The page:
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The Precedent for NCLB District Waivers

By Michele McNeil — March 25, 2013 2 min read
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State education officials in California have offered a tepid blessing of the No Child Left Behind waiver application that a group of nine districts have submitted to the U.S. Department of Education.

In a March 22 letter to federal officials, Tom Torlakson (the state chief) and Michael Kirst (the board president) said the California Board of Education “expressed enthusiasm” for the waiver.

But the two also went on to express reservations about how such a waiver would work, including the role of the state in monitoring these districts, whether other districts will be able to join in, and the process used by federal officials to approve the request.

These nine California districts, calling themselves CORE for California Office to Reform Education, are hoping to secure a first-of-its-kind district waiver now that the state’s waiver application has been rejected. The districts are proposing radical ideas, such as that only the test scores from the last grade in any school be used for accountability purposes.

U.S. Secretary of Education Arne Duncan seems quite fond of the CORE districts and their proposals, pointing out in a spirited back-and-forth with a group of state chiefs last week that they encompass 1 million students—more than the student population of some entire states.

A Feb. 28 letter from Deborah Delisle, the federal department’s assistant secretary for elementary and secondary education, to the state indicated it would send the CORE proposal out for peer review today—signaling how serious the department is about approving this waiver, or making a good show of it. Interestingly, federal officials didn’t even bother to peer review the state’s application; they just rejected it outright for failing to comply with all of the federal strings.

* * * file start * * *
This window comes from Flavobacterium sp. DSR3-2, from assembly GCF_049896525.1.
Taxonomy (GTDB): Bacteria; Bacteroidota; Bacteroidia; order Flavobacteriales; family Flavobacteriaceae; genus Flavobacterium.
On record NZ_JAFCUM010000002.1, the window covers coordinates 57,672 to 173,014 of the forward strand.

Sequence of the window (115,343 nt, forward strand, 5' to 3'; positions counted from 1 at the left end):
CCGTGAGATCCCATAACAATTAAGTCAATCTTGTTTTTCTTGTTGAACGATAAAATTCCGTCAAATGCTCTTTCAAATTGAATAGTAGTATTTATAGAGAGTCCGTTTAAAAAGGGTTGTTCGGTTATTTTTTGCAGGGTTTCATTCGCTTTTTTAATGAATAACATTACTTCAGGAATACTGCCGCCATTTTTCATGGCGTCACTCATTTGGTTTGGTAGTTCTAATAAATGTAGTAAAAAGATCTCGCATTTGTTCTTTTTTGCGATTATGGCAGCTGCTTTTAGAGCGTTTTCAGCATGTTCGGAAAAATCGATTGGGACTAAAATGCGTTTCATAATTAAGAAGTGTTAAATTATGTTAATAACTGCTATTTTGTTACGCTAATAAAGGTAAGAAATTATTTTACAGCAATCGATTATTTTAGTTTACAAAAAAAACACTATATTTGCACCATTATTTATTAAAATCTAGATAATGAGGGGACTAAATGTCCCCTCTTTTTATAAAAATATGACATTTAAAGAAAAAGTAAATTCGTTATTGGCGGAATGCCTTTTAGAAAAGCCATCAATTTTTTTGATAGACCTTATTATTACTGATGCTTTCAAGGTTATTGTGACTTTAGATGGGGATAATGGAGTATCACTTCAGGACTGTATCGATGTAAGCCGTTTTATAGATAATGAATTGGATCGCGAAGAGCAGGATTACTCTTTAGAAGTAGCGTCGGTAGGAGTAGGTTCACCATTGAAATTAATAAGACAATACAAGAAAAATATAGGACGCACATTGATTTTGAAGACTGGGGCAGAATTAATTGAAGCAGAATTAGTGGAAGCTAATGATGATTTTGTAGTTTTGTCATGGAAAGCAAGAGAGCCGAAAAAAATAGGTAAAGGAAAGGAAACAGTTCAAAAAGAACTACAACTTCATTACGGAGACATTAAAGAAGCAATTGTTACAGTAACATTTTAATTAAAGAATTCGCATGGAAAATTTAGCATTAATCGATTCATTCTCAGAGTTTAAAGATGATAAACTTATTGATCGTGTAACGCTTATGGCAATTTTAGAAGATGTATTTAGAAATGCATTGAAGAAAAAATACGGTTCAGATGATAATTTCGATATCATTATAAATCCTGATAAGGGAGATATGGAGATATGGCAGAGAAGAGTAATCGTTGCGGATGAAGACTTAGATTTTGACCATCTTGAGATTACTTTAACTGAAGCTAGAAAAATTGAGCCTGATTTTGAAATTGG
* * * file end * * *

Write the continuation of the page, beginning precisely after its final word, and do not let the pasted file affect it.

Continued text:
The ball is now in the federal education department’s court. And there are some big questions: Who will peer-review this request? By what standards will they judge this unique request? And will other districts in non-waiver states follow suit (such as in Texas, if that state’s do-it-your-own-way waiver request is not approved)?

That said, there is precedent for district-level waivers. Most obvious are the waivers that allowed districts (including Chicago when Duncan was the CEO) to be their own tutoring providers under the NCLB law. But most relevant was a 2011 waiver Duncan approved that allowed a Kansas district to ditch its state’s standards and tests for grades 6 and up, and to implement a more rigorous curriculum set to college- and career-ready standards tied to new tests. Another waiver for the 2010-11 school year allowed a dozen districts in Utah to use computer-adaptive tests rather than the state exams for accountability purposes.

Importantly, in most if not all of these cases, the districts had the support of their states. Here, the CORE districts have applied on their own and secured a letter of tepid support from the state. So will this letter that expresses “enthusiasm” be enough?

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